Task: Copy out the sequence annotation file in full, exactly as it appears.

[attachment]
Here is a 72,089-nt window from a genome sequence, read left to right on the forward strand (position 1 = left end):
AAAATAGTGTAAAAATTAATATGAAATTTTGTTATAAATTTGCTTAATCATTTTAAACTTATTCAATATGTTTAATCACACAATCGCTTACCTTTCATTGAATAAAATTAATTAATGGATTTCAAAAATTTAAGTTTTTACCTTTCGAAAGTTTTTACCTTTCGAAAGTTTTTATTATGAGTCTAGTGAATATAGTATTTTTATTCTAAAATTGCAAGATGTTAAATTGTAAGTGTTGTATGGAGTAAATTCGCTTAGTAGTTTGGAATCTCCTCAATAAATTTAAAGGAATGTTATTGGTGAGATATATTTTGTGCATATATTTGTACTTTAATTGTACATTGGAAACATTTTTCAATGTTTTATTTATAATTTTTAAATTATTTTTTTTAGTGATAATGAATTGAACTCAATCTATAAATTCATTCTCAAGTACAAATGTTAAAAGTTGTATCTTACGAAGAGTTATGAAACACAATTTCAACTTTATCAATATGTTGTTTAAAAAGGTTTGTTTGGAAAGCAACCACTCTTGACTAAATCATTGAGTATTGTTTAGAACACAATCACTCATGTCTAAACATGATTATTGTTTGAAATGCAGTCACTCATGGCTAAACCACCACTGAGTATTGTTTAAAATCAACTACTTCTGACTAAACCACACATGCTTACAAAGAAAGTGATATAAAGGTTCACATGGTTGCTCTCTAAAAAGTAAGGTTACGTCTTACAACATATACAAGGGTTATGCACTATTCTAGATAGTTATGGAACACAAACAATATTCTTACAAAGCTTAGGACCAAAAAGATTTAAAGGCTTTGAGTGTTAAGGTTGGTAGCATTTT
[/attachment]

Here is a 72,089-nt window from a genome sequence, read left to right on the forward strand (position 1 = left end):
AAAATAGTGTAAAAATTAATATGAAATTTTGTTATAAATTTGCTTAATCATTTTAAACTTATTCAATATGTTTAATCACACAATCGCTTACCTTTCATTGAATAAAATTAATTAATGGATTTCAAAAATTTAAGTTTTTACCTTTCGAAAGTTTTTACCTTTCGAAAGTTTTTATTATGAGTCTAGTGAATATAGTATTTTTATTCTAAAATTGCAAGATGTTAAATTGTAAGTGTTGTATGGAGTAAATTCGCTTAGTAGTTTGGAATCTCCTCAATAAATTTAAAGGAATGTTATTGGTGAGATATATTTTGTGCATATATTTGTACTTTAATTGTACATTGGAAACATTTTTCAATGTTTTATTTATAATTTTTAAATTATTTTTTTTAGTGATAATGAATTGAACTCAATCTATAAATTCATTCTCAAGTACAAATGTTAAAAGTTGTATCTTACGAAGAGTTATGAAACACAATTTCAACTTTATCAATATGTTGTTTAAAAAGGTTTGTTTGGAAAGCAACCACTCTTGACTAAATCATTGAGTATTGTTTAGAACACAATCACTCATGTCTAAACATGATTATTGTTTGAAATGCAGTCACTCATGGCTAAACCACCACTGAGTATTGTTTAAAATCAACTACTTCTGACTAAACCACACATGCTTACAAAGAAAGTGATATAAAGGTTCACATGGTTGCTCTCTAAAAAGTAAGGTTACGTCTTACAACATATACAAGGGTTATGCACTATTCTAGATAGTTATGGAACACAAACAATATTCTTACAAAGCTTAGGACCAAAAAGATTTAAAGGCTTTGAGTGTTAAGGTTGGTAGCATTTT